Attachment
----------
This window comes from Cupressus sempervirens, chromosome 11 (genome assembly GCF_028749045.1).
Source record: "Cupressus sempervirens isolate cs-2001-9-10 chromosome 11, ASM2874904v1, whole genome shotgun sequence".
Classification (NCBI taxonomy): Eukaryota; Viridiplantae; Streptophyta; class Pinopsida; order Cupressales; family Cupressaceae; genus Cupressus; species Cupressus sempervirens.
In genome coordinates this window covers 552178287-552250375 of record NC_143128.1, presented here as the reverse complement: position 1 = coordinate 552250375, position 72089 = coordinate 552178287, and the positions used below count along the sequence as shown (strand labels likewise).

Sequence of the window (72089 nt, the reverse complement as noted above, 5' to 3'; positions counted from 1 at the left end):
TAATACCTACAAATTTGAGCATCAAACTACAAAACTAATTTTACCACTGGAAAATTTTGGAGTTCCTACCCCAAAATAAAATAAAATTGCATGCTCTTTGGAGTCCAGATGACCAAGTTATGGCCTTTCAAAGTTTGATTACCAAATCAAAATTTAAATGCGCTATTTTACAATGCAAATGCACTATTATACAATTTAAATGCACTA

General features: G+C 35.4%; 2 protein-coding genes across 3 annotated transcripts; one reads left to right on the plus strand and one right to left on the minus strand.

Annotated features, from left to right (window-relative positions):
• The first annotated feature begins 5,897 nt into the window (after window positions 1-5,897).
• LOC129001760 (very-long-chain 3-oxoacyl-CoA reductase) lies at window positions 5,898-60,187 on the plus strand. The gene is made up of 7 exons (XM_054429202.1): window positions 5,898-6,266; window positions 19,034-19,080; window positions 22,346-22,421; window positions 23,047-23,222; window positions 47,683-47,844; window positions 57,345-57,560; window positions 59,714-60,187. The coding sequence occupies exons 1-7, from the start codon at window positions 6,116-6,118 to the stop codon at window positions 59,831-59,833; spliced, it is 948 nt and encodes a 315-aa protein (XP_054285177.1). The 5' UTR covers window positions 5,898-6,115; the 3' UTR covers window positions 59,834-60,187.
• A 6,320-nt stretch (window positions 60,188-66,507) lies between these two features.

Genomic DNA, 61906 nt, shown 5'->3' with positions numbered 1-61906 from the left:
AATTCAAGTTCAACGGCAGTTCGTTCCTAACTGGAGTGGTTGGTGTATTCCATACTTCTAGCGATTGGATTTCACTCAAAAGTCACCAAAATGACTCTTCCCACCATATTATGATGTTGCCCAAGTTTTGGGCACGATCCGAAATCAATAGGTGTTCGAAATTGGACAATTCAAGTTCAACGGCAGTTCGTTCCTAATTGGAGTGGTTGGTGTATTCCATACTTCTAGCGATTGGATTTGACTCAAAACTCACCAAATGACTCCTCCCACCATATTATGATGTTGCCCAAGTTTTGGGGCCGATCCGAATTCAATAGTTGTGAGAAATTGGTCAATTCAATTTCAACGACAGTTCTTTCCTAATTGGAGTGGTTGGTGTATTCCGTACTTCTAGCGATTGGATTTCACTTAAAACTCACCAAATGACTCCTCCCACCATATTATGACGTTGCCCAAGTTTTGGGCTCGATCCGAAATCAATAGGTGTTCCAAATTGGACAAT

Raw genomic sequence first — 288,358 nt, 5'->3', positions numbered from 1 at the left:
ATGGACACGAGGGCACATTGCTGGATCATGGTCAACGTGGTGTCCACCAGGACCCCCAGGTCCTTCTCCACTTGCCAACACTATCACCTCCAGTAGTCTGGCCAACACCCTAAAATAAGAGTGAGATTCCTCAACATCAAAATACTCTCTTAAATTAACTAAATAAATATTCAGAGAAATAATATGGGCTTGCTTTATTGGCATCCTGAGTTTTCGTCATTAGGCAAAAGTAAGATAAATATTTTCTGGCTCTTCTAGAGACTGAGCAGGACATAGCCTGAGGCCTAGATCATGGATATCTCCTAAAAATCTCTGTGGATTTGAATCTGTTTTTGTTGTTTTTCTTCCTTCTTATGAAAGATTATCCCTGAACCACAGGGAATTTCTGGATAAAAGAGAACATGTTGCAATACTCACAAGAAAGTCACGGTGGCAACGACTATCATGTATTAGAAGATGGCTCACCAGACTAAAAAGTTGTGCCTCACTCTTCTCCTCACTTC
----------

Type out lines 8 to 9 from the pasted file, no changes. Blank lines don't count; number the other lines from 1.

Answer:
Annotated features, from left to right (window-relative positions):
• The first annotated feature begins 5,897 nt into the window (after window positions 1-5,897).